Castor oil packs help with constipation by stimulating smooth muscles of the body.

The oil stimulates smooth muscle contraction via the prostaglandin EP3 receptors of the body. Smooth muscle is what the intestines and guts are composed of as is the uterus. Working with castor oil packs stimulates these to move. That being said, it’s worth trying out castor oil packs instead of using laxatives.

Read more on castor oil packs.


Many of us wonder whether coffee is a natural laxative. Well, for some people, coffee may increase the urge to use the bathroom. It contains caffeine, which may affect the amount of time it takes for substances to move through your digestive tract. However, the evidence is inconclusive.

One study revealed that coffee stimulates colonic motor activity. Its magnitude was similar to a meal, 60% stronger than water, and 23% stronger than decaffeinated coffee. [5]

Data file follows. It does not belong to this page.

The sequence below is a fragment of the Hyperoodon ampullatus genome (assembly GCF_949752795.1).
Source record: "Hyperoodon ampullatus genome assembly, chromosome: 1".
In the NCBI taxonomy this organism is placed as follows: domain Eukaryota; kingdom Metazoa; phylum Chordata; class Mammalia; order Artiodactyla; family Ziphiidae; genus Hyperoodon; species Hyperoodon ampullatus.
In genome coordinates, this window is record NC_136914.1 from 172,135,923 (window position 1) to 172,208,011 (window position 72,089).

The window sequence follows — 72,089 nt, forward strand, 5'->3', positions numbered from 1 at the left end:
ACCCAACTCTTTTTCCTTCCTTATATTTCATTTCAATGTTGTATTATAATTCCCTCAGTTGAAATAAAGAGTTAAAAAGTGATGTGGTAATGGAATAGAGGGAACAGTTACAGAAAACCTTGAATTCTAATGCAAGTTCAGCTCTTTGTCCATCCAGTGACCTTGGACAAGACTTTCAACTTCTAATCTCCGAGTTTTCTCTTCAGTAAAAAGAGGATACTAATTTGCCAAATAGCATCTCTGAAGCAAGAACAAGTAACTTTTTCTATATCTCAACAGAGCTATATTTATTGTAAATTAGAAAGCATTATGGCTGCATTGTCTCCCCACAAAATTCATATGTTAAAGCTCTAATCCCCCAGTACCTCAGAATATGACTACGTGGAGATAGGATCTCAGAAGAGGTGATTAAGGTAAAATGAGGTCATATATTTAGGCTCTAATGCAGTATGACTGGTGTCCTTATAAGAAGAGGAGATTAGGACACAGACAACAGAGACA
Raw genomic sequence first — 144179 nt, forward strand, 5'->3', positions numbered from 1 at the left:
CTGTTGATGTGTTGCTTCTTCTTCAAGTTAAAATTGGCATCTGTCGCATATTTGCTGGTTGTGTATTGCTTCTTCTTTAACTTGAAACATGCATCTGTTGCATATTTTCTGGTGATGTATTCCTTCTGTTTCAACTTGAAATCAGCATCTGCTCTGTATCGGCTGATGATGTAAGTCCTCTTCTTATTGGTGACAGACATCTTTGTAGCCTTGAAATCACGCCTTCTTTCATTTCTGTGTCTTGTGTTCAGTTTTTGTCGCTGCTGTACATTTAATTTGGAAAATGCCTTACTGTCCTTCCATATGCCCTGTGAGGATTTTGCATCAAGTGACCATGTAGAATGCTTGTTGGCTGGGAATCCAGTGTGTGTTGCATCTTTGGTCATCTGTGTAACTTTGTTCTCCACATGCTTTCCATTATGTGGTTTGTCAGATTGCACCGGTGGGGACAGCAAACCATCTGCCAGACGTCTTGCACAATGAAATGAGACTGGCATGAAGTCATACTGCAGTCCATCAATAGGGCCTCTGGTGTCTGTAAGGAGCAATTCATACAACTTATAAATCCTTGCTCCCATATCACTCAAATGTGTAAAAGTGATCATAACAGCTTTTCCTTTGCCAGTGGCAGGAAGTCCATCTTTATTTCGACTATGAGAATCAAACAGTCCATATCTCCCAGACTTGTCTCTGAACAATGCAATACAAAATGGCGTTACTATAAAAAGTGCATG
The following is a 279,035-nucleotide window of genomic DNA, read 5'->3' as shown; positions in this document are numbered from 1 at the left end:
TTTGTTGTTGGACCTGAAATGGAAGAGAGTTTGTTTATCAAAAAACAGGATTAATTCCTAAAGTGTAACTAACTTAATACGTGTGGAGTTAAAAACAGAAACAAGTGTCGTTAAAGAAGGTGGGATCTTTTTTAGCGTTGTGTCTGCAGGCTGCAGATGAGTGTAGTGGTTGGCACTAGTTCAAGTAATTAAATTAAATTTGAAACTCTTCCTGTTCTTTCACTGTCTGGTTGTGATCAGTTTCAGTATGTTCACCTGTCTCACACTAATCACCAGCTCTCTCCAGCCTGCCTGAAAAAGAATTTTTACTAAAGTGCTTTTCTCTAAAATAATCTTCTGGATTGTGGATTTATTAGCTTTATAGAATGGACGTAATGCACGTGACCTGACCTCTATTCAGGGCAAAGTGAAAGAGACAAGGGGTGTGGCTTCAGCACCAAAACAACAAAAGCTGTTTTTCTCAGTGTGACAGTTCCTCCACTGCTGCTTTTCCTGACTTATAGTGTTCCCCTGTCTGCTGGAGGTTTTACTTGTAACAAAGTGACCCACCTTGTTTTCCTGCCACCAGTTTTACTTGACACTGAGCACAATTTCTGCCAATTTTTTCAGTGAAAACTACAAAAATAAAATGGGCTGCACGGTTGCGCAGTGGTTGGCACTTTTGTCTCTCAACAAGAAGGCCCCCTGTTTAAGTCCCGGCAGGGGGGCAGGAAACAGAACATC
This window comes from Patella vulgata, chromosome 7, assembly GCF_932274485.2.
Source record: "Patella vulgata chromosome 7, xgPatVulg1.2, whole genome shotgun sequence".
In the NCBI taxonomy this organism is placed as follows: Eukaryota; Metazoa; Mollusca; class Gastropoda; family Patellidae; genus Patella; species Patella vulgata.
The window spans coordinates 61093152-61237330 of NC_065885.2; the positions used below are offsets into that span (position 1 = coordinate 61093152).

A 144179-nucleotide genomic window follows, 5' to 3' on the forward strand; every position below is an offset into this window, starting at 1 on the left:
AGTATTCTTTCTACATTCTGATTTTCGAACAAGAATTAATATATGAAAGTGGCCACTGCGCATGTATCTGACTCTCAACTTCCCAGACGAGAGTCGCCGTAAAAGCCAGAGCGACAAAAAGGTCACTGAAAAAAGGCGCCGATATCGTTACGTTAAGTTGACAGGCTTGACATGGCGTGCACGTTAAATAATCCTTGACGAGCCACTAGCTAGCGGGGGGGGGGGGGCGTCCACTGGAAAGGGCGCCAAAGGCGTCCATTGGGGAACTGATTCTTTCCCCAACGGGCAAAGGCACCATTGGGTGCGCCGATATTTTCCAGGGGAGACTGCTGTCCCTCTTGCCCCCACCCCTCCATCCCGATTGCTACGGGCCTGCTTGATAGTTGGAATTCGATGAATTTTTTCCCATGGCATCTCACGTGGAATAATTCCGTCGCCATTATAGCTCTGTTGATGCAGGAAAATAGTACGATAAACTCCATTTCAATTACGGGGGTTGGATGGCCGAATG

Senna Tea

Extracted from the plant Senna alexandrina, senna is an herb that’s often used as a natural stimulant laxative. However, you need to be cautious with that one as it is addictive if abused.

The constipation-relieving effects of senna are attributed to the plant’s sennoside content. Sennosides are compounds that work by accelerating the movement of the digestive system to stimulate a bowel movement. They also increase fluid absorption in the colon to aid in the passage of stool.

It can cause adverse events including clinically apparent liver injury when used in high doses for longer than recommended periods. The time to onset of liver injury was usually after 3 to 5 months of use. The liver injury was mild-to-moderate in severity and resolved rapidly when senna tea consumption was discontinued. In at least one instance, re-exposure led to rapid recurrence of liver injury. [6]

Probiotic Fermented Foods

Consumption of probiotics as well as fermented foods that have probiotics added to them, may substantially reduce the gut transit time, increase the stool frequency, and improve the stool consistency. [7]

Probiotic fermented foods include kefir and yogurt for example. In a study, participants drank 500 ml of kefir a day for 4 weeks. They reported increased stool frequency, improved consistency, and decreased laxative use. [8]

Celery Juice